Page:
Women are critical to Japan’s economic successAugust 11, 2015 / By
Japan has regained some of its lost momentum under “Abenomics”, a three-pronged set of policies aimed at rejuvenating and reforming the Japanese economy. While consumer sentiment has remained fragile over the past few years, corporate profits have continued to rise and the unemployment rate has declined to 3.3%, the lowest level in 18 years. Should private consumption recover along with rising real wages, the stagnation that has characterised Japan’s economy since the “Lost Decade” might at last be giving way.
There is a blip on this bright horizon, however. Japan’s declining birth rate and rapidly ageing population threatens the working capacity of its labour force, and therefore the long-term viability of the nation’s growth. Fertility rates are below replacement level, and over one-fourth of Japan’s current population is over the age of 65. Current demographic predictions by Japan’s Health Ministry put the Japanese labour force at 55 million by 2050, down 10 million from this year. Without a consistent supply of labour, Abenomics cannot succeed, and so to forestall this damaging shortfall, Abe has turned to a chronically underutilised demographic – Japan’s women.
Figure 1: Female labour force participation rates, top 25 countries 2014
Source: OECD Employment Outlook 2015
Table 1: Japan female labour force participation rates
Source: OECD Employment Outlook 2015
Japanese women are among the most highly educated in the world, but female participation in the Japanese workforce ranks among the lowest in OECD countries, especially in the late 20s to early 30s age bracket, when most women have their first child. The reason for this lies in the entrenched corporate mind-set, which penalises maternity leave, prioritises long hours and ultimately clashes with sociocultural expectations for Japanese motherhood. In addition, restrictive Japanese labour laws, low numbers of women in managerial positions, a lack of childcare facilities, and the spousal tax deduction, which incentivises a sole-breadwinner household, all stand in the way of women’s participation in the labour force.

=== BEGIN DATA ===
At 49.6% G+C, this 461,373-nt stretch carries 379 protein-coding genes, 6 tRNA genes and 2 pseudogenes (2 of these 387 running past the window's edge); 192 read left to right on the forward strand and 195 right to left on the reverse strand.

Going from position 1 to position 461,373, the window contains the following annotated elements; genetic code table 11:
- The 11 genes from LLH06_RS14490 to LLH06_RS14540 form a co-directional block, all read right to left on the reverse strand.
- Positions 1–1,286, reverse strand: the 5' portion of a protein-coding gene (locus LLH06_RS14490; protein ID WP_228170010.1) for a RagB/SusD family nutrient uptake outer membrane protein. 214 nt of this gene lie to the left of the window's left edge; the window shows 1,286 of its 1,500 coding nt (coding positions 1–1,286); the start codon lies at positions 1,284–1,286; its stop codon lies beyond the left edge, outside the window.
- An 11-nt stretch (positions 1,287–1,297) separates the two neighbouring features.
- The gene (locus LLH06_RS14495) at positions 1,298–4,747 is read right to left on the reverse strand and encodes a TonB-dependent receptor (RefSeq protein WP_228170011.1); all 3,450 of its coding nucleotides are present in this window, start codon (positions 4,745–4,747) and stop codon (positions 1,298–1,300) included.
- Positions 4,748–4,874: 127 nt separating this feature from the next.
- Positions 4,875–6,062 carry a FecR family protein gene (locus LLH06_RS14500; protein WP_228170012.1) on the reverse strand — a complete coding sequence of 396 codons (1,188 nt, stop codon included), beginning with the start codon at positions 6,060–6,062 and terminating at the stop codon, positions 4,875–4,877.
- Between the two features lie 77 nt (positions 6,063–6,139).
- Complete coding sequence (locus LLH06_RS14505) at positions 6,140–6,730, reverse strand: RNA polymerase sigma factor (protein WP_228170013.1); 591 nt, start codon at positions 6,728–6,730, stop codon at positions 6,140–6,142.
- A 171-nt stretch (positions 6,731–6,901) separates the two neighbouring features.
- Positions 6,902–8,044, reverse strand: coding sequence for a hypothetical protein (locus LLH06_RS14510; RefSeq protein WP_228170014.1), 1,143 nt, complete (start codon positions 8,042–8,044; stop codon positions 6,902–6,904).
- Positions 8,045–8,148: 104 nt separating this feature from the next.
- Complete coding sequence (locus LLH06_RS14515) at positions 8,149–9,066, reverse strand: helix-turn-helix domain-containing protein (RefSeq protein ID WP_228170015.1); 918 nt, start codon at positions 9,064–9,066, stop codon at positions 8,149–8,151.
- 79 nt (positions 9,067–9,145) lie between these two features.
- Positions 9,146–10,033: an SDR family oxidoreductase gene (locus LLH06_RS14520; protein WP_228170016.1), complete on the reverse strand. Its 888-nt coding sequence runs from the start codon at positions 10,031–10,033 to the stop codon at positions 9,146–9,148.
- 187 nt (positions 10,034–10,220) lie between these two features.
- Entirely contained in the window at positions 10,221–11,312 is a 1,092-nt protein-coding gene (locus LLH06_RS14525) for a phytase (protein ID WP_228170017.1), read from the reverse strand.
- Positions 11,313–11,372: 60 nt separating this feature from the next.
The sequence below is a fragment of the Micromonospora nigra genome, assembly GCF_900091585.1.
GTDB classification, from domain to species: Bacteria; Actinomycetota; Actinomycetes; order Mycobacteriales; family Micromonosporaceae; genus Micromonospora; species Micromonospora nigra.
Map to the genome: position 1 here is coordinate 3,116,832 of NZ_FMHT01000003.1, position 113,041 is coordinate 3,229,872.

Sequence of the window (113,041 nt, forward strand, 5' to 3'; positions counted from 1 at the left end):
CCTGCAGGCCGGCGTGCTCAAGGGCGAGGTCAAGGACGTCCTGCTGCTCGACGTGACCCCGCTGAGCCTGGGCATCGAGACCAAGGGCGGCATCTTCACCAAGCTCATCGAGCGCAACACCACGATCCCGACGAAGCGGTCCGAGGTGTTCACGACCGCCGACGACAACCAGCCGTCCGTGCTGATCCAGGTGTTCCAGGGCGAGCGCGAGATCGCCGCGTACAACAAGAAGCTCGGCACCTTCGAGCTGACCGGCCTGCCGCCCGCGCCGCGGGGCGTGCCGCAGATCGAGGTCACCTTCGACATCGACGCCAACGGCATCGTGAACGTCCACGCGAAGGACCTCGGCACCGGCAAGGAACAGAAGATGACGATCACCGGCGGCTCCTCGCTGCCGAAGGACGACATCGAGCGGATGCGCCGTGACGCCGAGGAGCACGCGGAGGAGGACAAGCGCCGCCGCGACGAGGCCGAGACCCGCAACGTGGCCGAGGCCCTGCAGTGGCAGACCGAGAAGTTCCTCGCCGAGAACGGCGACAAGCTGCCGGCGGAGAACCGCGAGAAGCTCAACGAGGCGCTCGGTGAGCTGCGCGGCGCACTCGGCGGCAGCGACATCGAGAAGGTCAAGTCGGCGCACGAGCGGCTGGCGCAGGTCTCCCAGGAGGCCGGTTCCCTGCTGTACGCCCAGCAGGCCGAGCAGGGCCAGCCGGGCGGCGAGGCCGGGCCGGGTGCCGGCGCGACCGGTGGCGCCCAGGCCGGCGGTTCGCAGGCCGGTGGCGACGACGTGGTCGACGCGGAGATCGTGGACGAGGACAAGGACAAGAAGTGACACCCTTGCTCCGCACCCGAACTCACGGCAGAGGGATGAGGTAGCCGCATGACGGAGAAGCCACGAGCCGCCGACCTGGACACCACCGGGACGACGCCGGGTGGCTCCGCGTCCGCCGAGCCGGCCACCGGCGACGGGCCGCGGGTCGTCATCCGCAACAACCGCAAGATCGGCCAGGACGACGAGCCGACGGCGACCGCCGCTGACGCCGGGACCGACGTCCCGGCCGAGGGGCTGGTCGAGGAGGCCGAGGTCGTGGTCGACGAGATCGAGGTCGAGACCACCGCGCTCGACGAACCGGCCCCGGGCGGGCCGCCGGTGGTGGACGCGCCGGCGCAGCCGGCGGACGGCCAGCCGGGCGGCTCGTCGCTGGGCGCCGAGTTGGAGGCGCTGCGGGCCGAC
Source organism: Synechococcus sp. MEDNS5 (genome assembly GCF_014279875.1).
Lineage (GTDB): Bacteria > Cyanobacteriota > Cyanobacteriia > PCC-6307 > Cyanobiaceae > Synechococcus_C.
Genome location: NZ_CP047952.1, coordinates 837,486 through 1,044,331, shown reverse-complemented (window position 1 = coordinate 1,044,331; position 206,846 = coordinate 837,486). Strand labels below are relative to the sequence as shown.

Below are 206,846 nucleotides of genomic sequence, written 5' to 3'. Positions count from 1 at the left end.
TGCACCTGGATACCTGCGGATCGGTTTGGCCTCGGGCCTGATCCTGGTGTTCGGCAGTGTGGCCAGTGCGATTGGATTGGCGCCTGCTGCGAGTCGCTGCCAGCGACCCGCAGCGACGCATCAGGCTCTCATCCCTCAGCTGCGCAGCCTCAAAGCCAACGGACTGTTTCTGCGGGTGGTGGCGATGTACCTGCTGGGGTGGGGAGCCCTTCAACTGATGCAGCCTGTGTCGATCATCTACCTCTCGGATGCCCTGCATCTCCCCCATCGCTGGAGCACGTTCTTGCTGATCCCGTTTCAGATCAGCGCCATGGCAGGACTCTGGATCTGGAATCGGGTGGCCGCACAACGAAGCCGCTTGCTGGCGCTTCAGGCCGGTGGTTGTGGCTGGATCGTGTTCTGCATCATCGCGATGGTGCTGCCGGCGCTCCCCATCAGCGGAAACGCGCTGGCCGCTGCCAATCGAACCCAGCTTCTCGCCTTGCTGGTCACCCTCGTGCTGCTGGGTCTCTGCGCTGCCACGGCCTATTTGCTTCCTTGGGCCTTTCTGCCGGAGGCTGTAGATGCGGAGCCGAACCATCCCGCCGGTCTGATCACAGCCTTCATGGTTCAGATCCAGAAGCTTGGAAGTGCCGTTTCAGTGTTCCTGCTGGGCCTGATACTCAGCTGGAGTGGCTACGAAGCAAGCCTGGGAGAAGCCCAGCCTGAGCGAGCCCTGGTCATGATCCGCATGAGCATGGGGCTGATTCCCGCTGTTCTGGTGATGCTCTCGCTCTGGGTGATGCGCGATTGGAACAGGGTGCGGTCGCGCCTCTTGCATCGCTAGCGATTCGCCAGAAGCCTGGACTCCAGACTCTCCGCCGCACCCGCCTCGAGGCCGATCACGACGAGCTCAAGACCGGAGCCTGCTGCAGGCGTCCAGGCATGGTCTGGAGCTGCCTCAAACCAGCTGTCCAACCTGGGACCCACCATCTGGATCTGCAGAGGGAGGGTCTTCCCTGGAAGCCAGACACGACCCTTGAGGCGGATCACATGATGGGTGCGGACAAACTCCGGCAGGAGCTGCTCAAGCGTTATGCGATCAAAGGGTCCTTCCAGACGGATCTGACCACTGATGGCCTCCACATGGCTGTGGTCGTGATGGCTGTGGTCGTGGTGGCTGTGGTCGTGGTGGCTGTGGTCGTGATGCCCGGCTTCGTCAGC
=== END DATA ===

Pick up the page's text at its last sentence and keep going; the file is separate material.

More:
The Abenomics structural reform strategy aims to encourage a radical change in this paradigm and establish woman-positive corporate environments and policies. The most recent results are encouraging; already female employment has increased by 820,000 workers since Abe took office in 2012. Given Japan’s tradition of “lifetime employment”, which limits re-entry of workers into well-paid, permanent positions, much of the new female workforce has been relegated to low-benefit, low-wage, temporary positions with little to no chance of advancement. Furthermore, there is still a wealth of untapped potential; according to a 2013 survey by the Ministry of Internal Affairs, as many as 3.15 million currently unemployed women could return to work if given the opportunity. The economic effect of such a change is nothing to sneeze at; closing the workforce gender gap could boost Japan’s GDP by as much as 12.5%, according to a report by Goldman Sachs.
For Japan to truly see returns from an influx of women in the workforce, it’s critical that initiatives are put in place to incentivise women to return to work and furthermore, remain employed throughout their childbearing years. Revising antiquated legislation, building day care facilities, and promoting a culture that promotes, rather than demeans, women’s empowerment, will be instrumental in deciding the future of both the gender gap and the country as a whole. The extraordinary growth potential of Japanese women is already there – it is just a question of providing the right environment for them to flourish. This is also an important driver of demand within Japan’s real estate markets which should reap the benefits of a revitalised labour force along with other structural reforms.
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